- how many of my target market will I reach? (You may need to dig through the other pages on the media kit to find out what percentage of that big number are actually in your target market.)
- how much will it cost me per person in my target market?
You’re probably not targeting marketing managers, but the same principle applies.
If you are a small business commercial lawyer, you might want to look at the Small Business Association of Australia or Dynamic Business Magazine, or MyBusiness, or Smart Company.
Alternatively, you might want to focus on a particular industry where you have some clients already and want to expand. For construction, that could be the Master Builders Associaion or the Housing Industry Association.
I recommend focusing on a specific niche if you can. You can target your messaging better and so get a higher response rate.
Choosing the right email option: ‘newsletter’ versus ‘solus EDM’
As you can see from the example above, when you work with a website, publication or association, you often find a whole range of different email marketing options.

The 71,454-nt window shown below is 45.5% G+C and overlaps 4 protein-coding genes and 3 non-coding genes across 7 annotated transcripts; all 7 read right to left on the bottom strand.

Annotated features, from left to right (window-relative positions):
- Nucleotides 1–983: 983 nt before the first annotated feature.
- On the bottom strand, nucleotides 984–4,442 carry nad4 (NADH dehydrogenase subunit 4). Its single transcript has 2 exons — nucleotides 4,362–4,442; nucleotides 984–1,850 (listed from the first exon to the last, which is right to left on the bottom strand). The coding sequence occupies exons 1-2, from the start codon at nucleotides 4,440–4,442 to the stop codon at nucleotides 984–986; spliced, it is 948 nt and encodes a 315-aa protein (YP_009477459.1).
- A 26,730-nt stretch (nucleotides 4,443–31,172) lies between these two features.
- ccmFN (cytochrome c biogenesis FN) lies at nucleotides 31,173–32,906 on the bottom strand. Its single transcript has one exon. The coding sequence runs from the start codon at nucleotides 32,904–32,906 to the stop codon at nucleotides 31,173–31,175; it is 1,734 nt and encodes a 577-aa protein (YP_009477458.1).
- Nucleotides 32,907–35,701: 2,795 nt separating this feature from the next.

- Most have an option to include a banner in the newsletter.
- Some have an option for an article in the newsletter.
- And there’s usually an option for something called a Solus EDM. Which is just a fancy way of saying ‘a dedicated email promoting you and your offer alone’.
How do you choose? Obviously budget is an issue, but it’s not the only issue. As a general rule,
- Newsletters can be quite long. Your article or ad is one of many. People skim – and when they’re in skim mode, it’s easy to ignore an image like a banner ad.
For these reasons, newsletter inclusions tend to be better for branding than direct response.
- A solus EDM, on the other hand, is entirely about you and your offer. Once people open it, there is nothing to distract them. (It’s a bit like a custom landing page for ads in that respect.) You are likely to get a much higher response rate. Which is why solus EDMs cost so much more!
If you’re using third party email marketing to build your list or acquire clients, I strongly recommend the solus EDM option where possible. I’ve run campaigns where a $2000 newsletter insertion got 3 responses and a $6000 solus EDM got over 30 responses. Client value $3000 per annum upwards.
How does the process work?
List owners and providers see their list as a valuable moneymaking asset, which they want to protect. That means:
- They won’t share the list with you so you can send yourself. Instead, they will send on your behalf. This means the only emails you ever get to see are those of people who respond.